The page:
Last Thursday, the New York Court of Appeals issued a stark reminder to transactional lawyers: no matter how much “common interest” two parties may have with respect to a transaction, the common interest doctrine may not protect their communications.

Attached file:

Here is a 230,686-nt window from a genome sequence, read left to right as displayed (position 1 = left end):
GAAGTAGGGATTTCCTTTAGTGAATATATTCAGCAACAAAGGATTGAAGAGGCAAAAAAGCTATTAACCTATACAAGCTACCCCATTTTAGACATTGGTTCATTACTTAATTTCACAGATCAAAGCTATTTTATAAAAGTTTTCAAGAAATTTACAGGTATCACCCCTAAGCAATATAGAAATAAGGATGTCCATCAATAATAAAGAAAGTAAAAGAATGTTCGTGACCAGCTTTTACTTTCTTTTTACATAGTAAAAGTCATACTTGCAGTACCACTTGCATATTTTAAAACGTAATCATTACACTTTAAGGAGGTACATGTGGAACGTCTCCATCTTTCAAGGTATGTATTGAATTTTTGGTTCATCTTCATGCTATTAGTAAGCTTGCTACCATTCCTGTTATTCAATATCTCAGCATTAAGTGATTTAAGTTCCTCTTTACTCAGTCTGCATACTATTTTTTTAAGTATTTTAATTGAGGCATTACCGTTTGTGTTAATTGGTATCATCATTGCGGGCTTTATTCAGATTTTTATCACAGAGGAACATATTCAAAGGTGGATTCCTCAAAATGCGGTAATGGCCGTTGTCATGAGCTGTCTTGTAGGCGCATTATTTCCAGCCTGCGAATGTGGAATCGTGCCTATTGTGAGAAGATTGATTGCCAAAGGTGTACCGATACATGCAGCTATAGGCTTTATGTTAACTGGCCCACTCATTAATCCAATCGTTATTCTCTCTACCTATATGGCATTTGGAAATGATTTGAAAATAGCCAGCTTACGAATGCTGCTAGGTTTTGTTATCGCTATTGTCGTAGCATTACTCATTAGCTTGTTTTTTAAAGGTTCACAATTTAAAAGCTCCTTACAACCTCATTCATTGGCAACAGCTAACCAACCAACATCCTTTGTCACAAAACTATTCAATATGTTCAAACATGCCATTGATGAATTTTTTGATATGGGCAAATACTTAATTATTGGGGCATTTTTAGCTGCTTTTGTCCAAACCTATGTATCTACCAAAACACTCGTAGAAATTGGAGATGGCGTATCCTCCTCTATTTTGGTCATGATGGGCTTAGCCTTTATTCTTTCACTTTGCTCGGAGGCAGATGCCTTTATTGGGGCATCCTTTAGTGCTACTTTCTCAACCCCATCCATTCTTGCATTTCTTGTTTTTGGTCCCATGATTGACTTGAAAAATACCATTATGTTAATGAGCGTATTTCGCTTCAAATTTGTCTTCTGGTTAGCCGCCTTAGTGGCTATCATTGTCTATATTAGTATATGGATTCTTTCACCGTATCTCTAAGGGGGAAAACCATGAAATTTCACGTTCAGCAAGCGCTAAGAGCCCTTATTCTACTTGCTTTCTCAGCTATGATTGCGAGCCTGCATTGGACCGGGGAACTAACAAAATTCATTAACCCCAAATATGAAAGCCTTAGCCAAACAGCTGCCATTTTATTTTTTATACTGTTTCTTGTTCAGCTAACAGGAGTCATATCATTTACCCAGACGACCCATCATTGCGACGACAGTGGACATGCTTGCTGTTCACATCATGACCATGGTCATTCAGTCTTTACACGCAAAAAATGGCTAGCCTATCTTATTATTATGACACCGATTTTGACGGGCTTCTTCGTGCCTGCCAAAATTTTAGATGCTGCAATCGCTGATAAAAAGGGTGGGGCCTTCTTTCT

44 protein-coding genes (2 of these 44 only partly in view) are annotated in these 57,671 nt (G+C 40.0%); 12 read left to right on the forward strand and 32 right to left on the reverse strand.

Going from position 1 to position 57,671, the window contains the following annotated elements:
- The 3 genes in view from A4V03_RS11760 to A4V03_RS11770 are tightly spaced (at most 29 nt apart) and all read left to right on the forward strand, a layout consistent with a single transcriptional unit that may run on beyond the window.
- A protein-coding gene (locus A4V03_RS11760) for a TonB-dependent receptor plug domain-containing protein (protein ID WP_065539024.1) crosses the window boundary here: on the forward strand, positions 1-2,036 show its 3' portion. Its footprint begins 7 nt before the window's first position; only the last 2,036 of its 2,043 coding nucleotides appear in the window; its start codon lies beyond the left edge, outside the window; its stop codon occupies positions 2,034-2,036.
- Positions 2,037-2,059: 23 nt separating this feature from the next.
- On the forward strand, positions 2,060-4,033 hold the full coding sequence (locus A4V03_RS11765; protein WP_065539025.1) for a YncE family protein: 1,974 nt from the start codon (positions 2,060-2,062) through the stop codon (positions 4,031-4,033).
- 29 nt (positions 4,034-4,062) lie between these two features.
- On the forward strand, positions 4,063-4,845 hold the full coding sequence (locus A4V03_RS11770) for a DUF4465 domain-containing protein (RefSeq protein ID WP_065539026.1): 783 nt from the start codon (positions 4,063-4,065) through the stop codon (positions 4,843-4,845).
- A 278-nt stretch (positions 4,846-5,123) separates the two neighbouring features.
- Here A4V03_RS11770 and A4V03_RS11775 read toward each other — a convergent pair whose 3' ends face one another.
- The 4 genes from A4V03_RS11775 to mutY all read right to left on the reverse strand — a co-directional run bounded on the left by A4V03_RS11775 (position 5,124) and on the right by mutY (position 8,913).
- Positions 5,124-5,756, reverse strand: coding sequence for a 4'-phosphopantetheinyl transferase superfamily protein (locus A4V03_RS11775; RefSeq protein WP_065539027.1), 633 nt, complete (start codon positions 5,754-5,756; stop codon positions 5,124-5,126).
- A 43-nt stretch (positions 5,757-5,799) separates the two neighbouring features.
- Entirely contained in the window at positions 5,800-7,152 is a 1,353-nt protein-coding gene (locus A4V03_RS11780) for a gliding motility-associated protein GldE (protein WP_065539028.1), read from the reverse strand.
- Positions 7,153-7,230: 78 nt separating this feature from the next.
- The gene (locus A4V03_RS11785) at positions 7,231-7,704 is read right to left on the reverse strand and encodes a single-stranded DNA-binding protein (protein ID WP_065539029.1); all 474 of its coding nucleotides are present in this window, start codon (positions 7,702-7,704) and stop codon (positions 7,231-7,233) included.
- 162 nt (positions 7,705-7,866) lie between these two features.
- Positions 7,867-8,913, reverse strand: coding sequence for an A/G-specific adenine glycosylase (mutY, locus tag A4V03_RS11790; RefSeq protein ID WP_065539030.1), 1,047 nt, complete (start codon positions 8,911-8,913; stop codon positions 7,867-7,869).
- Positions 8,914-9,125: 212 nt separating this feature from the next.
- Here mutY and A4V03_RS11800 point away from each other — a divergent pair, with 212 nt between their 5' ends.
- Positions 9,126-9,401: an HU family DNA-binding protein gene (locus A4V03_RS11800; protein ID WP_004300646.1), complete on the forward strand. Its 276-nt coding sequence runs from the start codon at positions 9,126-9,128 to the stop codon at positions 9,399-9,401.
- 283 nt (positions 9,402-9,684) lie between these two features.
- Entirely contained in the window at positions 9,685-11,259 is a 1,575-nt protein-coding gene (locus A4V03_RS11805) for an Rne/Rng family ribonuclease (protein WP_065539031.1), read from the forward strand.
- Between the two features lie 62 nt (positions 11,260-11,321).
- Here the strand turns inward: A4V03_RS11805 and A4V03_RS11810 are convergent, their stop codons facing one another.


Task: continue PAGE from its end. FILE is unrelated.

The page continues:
In Ambac Assurance Corp. v. Countrywide Home Loans, Inc., New York’s highest court held, in a 4-2 decision, that a party waives its attorney-client privilege if it shares privileged information with another party unless (i) those two parties share a common legal interest, (ii) the communication between the parties was made in furtherance of that legal interest, and (iii) the communication relates to pending or anticipated litigation. Plaintiff Ambac insured residential mortgage-backed securities issued by defendant Countrywide. When those securities failed during the financial crisis, Ambac sued Countrywide under various breach of contract and fraud theories. Ambac also sued Bank of America, which acquired the assets of Countrywide in a merger in 2008. At issue in the decision were approximately 400 documents Bank of America withheld from production during discovery. The documents comprised attorney-client privileged communications that the bank and Countrywide shared with each other during the period between entering into the merger agreement and the closing of the merger six months later. The bank argued the documents pertained to a number of legal issues the two companies needed to resolve jointly in anticipation of the merger closing, such as filing disclosures, securing regulatory approvals, and reviewing contractual obligations to third parties, and thus, were protected from disclosure under the common interest doctrine. As is common in such transactions, the bank and Countrywide agreed to share such information and that their communications were confidential and subject to a common interest privilege, ostensibly preserving the attorney-client privilege in the documents.